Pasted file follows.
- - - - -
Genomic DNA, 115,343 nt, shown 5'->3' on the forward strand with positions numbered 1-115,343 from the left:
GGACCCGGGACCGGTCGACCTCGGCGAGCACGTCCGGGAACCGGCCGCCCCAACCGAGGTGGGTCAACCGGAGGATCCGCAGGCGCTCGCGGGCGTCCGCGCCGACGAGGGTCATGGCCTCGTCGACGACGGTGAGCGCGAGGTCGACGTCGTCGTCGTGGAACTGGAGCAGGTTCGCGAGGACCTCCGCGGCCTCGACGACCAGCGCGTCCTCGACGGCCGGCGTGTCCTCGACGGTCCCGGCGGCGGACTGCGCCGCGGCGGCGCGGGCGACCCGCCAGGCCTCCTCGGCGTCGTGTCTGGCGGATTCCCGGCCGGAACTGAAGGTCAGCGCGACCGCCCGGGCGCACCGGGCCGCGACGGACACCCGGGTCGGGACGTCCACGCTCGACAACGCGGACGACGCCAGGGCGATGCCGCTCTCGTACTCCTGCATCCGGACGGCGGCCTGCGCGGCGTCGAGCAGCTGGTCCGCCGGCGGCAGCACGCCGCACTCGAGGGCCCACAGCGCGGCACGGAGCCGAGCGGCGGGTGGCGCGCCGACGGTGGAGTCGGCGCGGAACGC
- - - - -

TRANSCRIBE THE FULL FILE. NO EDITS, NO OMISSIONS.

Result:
Genomic DNA, 115,343 nt, shown 5'->3' on the forward strand with positions numbered 1-115,343 from the left:
GGACCCGGGACCGGTCGACCTCGGCGAGCACGTCCGGGAACCGGCCGCCCCAACCGAGGTGGGTCAACCGGAGGATCCGCAGGCGCTCGCGGGCGTCCGCGCCGACGAGGGTCATGGCCTCGTCGACGACGGTGAGCGCGAGGTCGACGTCGTCGTCGTGGAACTGGAGCAGGTTCGCGAGGACCTCCGCGGCCTCGACGACCAGCGCGTCCTCGACGGCCGGCGTGTCCTCGACGGTCCCGGCGGCGGACTGCGCCGCGGCGGCGCGGGCGACCCGCCAGGCCTCCTCGGCGTCGTGTCTGGCGGATTCCCGGCCGGAACTGAAGGTCAGCGCGACCGCCCGGGCGCACCGGGCCGCGACGGACACCCGGGTCGGGACGTCCACGCTCGACAACGCGGACGACGCCAGGGCGATGCCGCTCTCGTACTCCTGCATCCGGACGGCGGCCTGCGCGGCGTCGAGCAGCTGGTCCGCCGGCGGCAGCACGCCGCACTCGAGGGCCCACAGCGCGGCACGGAGCCGAGCGGCGGGTGGCGCGCCGACGGTGGAGTCGGCGCGGAACGC